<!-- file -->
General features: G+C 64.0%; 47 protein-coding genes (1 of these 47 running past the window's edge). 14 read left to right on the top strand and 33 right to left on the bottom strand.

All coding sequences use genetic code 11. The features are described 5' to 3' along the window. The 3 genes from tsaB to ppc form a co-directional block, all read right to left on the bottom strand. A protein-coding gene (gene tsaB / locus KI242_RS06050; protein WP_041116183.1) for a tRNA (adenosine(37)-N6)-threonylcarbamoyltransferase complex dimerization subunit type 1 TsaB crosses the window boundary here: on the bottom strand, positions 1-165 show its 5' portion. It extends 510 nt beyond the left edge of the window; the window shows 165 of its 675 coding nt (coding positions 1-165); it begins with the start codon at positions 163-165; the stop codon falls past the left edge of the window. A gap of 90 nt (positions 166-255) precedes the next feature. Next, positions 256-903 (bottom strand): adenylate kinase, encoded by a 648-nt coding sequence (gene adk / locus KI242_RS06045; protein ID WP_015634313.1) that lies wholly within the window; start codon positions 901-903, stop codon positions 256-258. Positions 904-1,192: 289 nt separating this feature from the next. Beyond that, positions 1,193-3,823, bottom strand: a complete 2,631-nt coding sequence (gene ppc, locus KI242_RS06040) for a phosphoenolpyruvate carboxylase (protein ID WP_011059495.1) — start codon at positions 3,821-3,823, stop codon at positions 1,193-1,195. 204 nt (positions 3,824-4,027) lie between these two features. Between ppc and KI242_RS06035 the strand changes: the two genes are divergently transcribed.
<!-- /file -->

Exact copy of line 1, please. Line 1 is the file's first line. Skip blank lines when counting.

General features: G+C 64.0%; 47 protein-coding genes (1 of these 47 running past the window's edge). 14 read left to right on the top strand and 33 right to left on the bottom strand.